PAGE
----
NEW YORK - Large investment managers bought the fewest U.S. 10-year Treasury notes at an auction since November 2014, while they purchased nearly the same amount of 30-year Treasury bonds as they did in November, Treasury data released on Thursday showed.
Their latest purchases occurred prior to the Federal Reserve's expected decision on Dec. 14 to raise interest rates by a quarter point to a target range of 0.50 percent to 0.75 percent.
Fed policy-makers hinted they might raise interest rates as many as three times in 2017 if the U.S. jobs market improves further and inflation moves closer to its 2 percent goal.
Longer-dated Treasury yields had reached their highest levels since September 2014, propelled by bets of faster growth and inflation from fiscal stimulus under a Trump administration.
The U.S. Treasury Department awarded investment funds $7.839 billion of the $20 billion in the 10-year note auction it offered on Dec. 12, which was the lowest amount since November 2014.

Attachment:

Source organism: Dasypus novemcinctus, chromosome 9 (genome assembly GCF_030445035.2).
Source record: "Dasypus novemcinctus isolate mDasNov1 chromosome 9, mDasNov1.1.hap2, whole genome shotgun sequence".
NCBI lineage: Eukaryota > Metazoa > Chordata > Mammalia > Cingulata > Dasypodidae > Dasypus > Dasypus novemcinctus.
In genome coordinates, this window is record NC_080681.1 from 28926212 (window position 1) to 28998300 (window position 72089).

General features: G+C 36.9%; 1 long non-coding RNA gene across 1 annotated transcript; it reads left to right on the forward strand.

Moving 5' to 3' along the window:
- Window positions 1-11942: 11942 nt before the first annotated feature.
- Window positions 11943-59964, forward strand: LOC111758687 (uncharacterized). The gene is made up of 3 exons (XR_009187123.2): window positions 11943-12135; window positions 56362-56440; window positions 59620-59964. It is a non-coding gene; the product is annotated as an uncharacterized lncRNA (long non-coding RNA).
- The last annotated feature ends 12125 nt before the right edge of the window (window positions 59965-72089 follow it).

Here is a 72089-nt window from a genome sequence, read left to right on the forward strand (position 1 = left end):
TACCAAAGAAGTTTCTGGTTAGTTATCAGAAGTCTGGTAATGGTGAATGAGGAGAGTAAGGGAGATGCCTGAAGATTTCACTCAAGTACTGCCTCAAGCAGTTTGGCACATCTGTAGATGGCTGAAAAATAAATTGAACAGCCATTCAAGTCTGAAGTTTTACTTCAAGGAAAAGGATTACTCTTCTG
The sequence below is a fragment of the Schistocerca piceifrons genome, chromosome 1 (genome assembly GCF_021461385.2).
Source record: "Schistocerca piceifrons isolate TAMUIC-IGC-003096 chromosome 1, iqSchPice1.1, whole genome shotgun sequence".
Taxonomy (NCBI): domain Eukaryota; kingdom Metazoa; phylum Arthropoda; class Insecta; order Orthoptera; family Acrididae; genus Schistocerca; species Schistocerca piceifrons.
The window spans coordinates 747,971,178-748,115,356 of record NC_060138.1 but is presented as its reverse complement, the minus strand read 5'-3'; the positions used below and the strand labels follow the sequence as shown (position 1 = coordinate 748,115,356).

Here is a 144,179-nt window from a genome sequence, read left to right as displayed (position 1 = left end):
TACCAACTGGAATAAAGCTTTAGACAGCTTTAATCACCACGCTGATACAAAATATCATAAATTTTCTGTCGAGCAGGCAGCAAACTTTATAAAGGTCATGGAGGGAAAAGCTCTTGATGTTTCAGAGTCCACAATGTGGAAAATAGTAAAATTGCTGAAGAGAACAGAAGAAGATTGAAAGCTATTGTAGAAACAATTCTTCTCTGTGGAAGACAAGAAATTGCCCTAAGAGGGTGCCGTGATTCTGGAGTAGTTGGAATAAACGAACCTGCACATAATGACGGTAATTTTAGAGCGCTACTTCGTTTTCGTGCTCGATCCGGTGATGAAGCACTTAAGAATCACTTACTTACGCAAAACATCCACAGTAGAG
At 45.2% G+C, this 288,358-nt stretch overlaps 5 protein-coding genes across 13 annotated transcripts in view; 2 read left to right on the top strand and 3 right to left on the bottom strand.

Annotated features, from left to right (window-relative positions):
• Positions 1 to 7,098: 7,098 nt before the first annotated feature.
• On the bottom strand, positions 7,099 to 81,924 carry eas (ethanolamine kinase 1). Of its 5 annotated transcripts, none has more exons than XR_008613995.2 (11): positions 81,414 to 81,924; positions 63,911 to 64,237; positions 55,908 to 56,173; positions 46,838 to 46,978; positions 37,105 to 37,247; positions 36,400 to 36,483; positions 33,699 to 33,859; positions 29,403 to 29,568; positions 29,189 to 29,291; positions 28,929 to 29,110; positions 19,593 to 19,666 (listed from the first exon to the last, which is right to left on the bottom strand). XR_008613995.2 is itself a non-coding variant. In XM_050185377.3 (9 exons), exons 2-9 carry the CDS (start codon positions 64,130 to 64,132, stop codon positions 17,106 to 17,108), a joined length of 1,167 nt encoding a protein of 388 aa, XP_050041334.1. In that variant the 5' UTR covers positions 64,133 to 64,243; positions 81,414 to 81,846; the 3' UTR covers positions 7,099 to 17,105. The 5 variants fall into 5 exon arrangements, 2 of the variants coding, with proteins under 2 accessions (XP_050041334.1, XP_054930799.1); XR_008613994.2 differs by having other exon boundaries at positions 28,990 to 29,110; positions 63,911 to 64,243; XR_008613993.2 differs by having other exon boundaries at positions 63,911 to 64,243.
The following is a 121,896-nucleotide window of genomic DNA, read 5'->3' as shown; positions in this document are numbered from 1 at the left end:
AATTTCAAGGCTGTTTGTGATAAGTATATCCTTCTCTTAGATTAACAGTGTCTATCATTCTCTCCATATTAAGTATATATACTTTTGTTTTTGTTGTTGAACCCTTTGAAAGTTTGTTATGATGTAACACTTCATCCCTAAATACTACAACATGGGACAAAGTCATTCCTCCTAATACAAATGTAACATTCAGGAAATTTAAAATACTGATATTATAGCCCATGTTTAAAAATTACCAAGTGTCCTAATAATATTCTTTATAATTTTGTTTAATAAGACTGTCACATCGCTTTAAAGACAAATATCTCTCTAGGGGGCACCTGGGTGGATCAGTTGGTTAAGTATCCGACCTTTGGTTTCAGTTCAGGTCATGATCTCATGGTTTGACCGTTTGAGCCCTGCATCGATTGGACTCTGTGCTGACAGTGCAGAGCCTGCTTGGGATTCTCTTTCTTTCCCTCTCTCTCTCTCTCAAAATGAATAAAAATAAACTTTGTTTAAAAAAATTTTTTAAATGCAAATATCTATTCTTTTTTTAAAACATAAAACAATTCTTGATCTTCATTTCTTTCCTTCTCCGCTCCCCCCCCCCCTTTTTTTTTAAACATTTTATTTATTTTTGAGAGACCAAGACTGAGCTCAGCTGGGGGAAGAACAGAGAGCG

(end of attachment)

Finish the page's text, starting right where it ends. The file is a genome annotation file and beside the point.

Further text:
This compared with the $9.205 billion of 10-year note supply it awarded to this group in November.
The 10-year notes were sold at a yield of 2.485 percent, the highest at an auction since September 2014.
Investment funds bought $7.389 billion of the $12 billion 30-year bonds offered on Dec. 13. This compared with $7.935 billion the prior month, according to Treasury data.
The 30-year bonds were sold at a yield of 3.152 percent, a level not seen since September 2014.
Overseas investors, another major group of holders of U.S. government debt, bought $4.077 billion of the latest 10-year supply, which was the most they bought a 10-year auction since August. They purchased $3.018 billion in 10-year notes in November.
Foreign investors bought $925 million of 30-year bonds, down from $1.668 billion the prior month and the least since September.
(Reporting by Richard Leong; Editing by Chizu Nomiyama)